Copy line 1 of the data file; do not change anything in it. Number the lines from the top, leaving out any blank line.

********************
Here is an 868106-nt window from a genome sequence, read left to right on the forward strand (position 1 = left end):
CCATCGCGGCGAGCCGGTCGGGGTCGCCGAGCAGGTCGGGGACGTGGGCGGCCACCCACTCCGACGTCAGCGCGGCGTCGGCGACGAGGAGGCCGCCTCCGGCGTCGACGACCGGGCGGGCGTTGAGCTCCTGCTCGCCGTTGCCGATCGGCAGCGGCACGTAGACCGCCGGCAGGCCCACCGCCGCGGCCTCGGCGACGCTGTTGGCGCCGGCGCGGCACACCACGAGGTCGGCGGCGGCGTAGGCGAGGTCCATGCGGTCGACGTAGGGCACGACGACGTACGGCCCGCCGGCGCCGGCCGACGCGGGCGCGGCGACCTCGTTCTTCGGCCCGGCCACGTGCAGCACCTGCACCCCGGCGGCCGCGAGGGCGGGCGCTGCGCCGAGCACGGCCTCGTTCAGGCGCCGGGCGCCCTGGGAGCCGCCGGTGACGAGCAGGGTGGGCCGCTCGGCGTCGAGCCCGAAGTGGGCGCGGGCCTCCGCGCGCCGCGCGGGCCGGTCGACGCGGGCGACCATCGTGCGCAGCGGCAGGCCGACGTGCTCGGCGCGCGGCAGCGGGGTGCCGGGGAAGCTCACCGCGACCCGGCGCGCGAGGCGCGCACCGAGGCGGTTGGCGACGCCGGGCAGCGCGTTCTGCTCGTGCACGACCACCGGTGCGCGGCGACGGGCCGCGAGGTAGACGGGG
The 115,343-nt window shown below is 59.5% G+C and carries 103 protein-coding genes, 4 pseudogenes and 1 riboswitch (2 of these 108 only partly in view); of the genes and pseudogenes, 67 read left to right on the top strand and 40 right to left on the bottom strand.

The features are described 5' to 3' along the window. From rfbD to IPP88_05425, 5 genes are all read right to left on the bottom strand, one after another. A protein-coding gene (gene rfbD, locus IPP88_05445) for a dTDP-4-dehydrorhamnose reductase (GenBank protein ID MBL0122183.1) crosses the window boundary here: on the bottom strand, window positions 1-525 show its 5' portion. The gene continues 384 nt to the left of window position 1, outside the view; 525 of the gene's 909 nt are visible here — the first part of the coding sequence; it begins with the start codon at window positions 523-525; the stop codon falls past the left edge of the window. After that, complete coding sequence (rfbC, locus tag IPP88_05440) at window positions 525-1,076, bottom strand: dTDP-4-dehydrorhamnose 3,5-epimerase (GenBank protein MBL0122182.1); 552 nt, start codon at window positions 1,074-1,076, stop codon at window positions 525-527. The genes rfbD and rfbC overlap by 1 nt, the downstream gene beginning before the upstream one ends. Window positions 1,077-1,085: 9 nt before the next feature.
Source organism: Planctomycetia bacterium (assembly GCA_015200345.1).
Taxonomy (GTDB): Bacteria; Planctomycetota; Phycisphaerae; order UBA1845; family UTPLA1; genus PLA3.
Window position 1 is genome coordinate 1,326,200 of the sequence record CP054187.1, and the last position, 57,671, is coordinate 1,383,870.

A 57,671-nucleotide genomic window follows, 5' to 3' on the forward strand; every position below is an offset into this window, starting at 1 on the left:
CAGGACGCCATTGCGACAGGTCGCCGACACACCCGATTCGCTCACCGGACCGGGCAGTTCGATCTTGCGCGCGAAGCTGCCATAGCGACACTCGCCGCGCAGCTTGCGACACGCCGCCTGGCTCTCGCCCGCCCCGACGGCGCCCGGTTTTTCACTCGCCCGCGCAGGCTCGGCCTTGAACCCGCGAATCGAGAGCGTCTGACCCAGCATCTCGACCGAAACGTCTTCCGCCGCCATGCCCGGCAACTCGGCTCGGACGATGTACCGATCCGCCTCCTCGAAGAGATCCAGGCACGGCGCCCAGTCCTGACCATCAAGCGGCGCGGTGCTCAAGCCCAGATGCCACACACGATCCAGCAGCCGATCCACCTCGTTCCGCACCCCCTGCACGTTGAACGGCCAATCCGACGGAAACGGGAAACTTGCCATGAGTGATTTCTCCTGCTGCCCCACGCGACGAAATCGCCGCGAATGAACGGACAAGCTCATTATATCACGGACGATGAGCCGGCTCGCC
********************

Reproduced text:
Here is an 868106-nt window from a genome sequence, read left to right on the forward strand (position 1 = left end):